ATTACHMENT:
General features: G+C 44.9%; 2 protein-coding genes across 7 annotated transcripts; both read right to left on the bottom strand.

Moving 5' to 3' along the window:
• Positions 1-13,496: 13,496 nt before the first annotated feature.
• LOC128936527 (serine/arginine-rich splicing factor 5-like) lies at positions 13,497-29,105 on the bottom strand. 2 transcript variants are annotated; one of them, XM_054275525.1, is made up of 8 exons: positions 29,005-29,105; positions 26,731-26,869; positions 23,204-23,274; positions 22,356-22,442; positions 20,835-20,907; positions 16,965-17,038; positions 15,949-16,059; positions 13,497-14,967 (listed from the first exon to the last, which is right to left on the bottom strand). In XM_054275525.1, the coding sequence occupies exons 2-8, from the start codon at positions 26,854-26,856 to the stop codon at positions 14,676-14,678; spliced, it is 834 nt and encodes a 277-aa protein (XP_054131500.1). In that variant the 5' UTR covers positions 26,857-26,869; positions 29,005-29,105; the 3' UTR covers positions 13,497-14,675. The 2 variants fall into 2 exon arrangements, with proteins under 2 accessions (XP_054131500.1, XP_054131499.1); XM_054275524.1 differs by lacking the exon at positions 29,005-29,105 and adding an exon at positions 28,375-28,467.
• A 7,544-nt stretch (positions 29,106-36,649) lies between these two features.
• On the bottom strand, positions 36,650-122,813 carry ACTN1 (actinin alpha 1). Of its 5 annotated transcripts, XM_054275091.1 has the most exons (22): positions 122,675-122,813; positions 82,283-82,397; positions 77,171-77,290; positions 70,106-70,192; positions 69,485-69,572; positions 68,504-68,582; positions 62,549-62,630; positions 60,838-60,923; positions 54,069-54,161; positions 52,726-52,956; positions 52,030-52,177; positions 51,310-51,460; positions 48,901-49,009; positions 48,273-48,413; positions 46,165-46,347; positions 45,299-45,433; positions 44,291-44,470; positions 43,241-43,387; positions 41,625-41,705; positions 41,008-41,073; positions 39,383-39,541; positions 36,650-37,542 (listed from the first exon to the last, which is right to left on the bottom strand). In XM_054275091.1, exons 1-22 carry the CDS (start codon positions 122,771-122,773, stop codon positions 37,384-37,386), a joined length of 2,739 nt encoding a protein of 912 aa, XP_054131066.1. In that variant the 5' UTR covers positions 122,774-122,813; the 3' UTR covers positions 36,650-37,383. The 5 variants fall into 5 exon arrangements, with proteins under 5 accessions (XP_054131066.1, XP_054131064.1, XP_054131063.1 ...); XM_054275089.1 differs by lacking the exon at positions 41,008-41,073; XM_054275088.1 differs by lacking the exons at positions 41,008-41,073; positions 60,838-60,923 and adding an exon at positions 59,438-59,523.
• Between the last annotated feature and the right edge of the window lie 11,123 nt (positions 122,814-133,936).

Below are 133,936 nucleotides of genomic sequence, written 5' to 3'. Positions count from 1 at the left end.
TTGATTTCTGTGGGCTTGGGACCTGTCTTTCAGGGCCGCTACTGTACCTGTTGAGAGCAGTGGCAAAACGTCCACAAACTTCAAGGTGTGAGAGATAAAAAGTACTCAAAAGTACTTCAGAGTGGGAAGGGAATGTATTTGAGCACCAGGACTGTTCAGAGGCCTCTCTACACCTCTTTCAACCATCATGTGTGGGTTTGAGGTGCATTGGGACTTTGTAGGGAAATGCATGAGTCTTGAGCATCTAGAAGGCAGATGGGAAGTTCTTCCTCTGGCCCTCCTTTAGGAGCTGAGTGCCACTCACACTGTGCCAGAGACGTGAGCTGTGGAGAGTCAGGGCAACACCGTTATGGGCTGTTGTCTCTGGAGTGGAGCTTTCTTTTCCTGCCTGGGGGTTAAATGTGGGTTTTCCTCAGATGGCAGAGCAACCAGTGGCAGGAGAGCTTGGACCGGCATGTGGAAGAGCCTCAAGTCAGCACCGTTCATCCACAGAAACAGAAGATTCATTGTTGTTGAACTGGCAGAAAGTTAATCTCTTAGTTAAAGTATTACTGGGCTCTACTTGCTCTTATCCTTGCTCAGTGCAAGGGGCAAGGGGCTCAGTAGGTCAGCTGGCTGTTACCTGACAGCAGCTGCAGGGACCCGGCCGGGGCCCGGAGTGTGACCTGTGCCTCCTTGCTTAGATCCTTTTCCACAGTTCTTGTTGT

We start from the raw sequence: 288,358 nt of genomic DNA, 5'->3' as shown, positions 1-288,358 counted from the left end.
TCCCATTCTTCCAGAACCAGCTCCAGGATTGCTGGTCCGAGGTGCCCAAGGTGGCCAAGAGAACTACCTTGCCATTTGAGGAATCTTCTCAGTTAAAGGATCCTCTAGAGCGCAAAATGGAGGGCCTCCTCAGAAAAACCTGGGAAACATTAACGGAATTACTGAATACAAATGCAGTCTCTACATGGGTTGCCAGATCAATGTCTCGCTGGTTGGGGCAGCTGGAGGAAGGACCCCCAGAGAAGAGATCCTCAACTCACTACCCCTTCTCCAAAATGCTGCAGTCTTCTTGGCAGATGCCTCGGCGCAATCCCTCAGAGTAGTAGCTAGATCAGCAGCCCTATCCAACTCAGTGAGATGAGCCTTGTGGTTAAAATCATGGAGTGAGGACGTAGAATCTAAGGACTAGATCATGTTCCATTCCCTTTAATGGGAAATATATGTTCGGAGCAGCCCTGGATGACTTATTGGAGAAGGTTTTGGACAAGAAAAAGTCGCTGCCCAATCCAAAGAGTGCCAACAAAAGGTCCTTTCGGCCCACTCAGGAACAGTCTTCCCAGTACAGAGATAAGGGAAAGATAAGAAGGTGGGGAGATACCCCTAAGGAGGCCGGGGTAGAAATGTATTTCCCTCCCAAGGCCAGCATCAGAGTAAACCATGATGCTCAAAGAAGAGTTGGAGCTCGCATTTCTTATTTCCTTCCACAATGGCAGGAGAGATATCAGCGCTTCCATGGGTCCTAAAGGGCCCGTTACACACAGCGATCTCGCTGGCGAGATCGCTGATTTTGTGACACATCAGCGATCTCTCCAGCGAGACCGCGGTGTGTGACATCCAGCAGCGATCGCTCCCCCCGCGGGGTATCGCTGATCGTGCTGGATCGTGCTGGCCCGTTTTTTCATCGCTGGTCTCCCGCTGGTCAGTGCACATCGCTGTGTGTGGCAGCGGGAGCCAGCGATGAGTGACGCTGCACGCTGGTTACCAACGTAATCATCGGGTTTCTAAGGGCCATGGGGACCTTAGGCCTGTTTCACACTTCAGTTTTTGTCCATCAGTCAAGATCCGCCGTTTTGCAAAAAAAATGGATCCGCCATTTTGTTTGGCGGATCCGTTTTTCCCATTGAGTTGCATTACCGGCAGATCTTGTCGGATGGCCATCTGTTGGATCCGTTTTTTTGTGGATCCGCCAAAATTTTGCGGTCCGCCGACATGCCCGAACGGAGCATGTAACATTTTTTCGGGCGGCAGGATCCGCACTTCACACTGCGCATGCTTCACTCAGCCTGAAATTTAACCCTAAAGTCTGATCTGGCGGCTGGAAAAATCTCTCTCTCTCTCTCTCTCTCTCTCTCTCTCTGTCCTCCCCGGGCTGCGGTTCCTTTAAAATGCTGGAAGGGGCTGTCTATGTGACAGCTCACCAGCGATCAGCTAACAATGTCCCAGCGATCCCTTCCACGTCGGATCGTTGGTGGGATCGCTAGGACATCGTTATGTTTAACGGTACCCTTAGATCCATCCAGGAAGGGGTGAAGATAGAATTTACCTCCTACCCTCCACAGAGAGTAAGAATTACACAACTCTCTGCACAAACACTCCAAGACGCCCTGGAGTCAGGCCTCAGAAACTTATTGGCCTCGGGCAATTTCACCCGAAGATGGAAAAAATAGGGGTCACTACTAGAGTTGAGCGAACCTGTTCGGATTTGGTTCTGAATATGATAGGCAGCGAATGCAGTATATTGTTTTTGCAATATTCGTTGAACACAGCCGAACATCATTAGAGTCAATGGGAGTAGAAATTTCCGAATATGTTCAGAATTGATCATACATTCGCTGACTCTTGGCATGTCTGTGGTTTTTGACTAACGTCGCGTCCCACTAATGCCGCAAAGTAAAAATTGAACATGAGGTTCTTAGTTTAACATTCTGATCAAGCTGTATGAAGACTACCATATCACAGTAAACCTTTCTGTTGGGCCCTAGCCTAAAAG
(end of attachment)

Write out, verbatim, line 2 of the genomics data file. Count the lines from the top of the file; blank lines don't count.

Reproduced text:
Moving 5' to 3' along the window: